On one side, I have the sense that the pre-occupation with literacy and numeracy, especially if educators are unduly focused on test scores, is crowding out attention to the more fundamental global competencies. On the other side, and this is where the finesse of leadership comes into play, it is essential for school systems to turn their attention to global competencies as explicit goals, as they continue to make the linkage to literacy and numeracy. A very good example of doing this successfully is the Ottawa Catholic District Board with all of its 83 schools (see the case study in Fullan, 2018). The bottom line is that school principals must focus on global competencies.

2. Mobilizing the masses

One of the main findings we have in our deep learning work is about ‘leadership in the middle’ (at the district and/ or school levels). The key principle is liberate downward as you mobilize sideways and upwards. This means that you mobilize ‘groups’ or ‘teams’ (and hence is built on focused collaboration). The content of this work is to ‘engage the world’, in order to study it, learn about it, and begin to help change it (locally and beyond) for the better. This is a huge motivator for students and teachers. People like to learn about meaningful things, and to influence the world around them. We have encountered two major, positive surprises in this work. The first we call ‘the equity hypothesis,’ whereby students who are most disconnected by conventional schooling are especially motivated by this new, more relevant, team-based learning. Second, we have unleashed new ‘change agents’ en mass that pursue learning and making a difference in tandem. In this respect the new leadership for principals is to participate as a learner with teachers, students and communities to achieve greater and deeper learning that makes a difference. The role of the principal is to help develop students and teachers as learned change agents, both individually and collectively.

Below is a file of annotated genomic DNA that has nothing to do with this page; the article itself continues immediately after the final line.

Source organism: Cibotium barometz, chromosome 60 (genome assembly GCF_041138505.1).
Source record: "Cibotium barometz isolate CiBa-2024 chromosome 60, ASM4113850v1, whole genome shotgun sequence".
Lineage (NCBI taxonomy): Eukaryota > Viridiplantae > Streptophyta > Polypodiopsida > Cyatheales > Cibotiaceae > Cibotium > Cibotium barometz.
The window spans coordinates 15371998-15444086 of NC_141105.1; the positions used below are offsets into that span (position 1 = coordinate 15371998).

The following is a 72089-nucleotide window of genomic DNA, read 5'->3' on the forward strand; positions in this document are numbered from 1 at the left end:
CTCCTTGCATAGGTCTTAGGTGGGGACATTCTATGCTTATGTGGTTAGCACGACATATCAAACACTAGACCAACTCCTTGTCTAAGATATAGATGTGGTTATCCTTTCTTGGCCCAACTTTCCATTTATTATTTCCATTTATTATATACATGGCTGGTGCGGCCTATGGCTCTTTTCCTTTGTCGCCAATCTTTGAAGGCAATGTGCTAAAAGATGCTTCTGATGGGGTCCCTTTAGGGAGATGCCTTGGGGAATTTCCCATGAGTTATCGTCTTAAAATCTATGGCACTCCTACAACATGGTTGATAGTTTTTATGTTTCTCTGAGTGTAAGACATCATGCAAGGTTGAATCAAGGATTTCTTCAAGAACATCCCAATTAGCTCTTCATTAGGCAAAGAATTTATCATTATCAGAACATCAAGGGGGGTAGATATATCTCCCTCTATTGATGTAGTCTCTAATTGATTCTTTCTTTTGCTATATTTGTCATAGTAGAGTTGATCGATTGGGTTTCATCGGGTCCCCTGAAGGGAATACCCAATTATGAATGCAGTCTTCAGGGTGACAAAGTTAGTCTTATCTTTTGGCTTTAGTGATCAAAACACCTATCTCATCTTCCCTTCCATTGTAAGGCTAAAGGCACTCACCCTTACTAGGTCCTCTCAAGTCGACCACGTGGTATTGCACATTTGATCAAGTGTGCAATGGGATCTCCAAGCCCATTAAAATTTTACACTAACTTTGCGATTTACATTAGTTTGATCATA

3. Leading outward and upward

Policies are in flux: the basics or global competencies; explicit sex education or not; widespread standard testing or not; diversity through immigration and LBGTQ , or not. All of these issues are contentious with no obvious correct answer. School principals should be neither passive implementers of the latest polices nor subversive rejecters of key policies and directives. Rather they should encourage engagement with the outside local community and larger forums of debate. They need to lead a process whereby schools and communities are learning about and participating in deliberations about the key issues of the day. And it may mean taking a stand that differs from the official hierarchical view in the midst of given controversies. The school principalship of the present and future will require both participating in the hierarchy (such as the district), with one’s peers (other school leaders), and outside community groups and networks.

Conclusion

The principalship has changed in gradual ways over the past five years and it is about to land in a new place. Such a place will encompass the three dimensions that I identified here. Together these dimensions feed on each other. They make the principalship more complex, more daunting, but so much more critical for society. Principal as co-learner has arrived!